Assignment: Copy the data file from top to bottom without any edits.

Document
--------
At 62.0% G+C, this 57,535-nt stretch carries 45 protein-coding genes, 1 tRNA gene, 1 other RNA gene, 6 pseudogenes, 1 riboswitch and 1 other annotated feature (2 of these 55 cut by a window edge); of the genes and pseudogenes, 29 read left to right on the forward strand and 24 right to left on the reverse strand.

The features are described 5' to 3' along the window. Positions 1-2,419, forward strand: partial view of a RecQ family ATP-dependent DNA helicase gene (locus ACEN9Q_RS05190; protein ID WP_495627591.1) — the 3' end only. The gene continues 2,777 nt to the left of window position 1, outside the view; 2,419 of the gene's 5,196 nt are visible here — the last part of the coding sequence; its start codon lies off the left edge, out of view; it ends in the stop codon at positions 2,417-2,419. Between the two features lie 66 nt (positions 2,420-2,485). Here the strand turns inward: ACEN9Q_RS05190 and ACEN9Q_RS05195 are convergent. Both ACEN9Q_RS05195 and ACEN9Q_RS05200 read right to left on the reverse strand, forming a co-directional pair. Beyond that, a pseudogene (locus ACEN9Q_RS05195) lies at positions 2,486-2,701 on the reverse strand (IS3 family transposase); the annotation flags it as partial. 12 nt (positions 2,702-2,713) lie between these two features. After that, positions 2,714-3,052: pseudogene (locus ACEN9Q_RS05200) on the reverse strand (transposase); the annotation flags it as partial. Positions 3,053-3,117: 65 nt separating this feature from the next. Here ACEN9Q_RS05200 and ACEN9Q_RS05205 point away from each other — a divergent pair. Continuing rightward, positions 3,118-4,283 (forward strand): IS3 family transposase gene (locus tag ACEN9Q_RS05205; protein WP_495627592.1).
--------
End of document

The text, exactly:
At 62.0% G+C, this 57,535-nt stretch carries 45 protein-coding genes, 1 tRNA gene, 1 other RNA gene, 6 pseudogenes, 1 riboswitch and 1 other annotated feature (2 of these 55 cut by a window edge); of the genes and pseudogenes, 29 read left to right on the forward strand and 24 right to left on the reverse strand.

The features are described 5' to 3' along the window. Positions 1-2,419, forward strand: partial view of a RecQ family ATP-dependent DNA helicase gene (locus ACEN9Q_RS05190; protein ID WP_495627591.1) — the 3' end only. The gene continues 2,777 nt to the left of window position 1, outside the view; 2,419 of the gene's 5,196 nt are visible here — the last part of the coding sequence; its start codon lies off the left edge, out of view; it ends in the stop codon at positions 2,417-2,419. Between the two features lie 66 nt (positions 2,420-2,485). Here the strand turns inward: ACEN9Q_RS05190 and ACEN9Q_RS05195 are convergent. Both ACEN9Q_RS05195 and ACEN9Q_RS05200 read right to left on the reverse strand, forming a co-directional pair. Beyond that, a pseudogene (locus ACEN9Q_RS05195) lies at positions 2,486-2,701 on the reverse strand (IS3 family transposase); the annotation flags it as partial. 12 nt (positions 2,702-2,713) lie between these two features. After that, positions 2,714-3,052: pseudogene (locus ACEN9Q_RS05200) on the reverse strand (transposase); the annotation flags it as partial. Positions 3,053-3,117: 65 nt separating this feature from the next. Here ACEN9Q_RS05200 and ACEN9Q_RS05205 point away from each other — a divergent pair. Continuing rightward, positions 3,118-4,283 (forward strand): IS3 family transposase gene (locus tag ACEN9Q_RS05205; protein WP_495627592.1).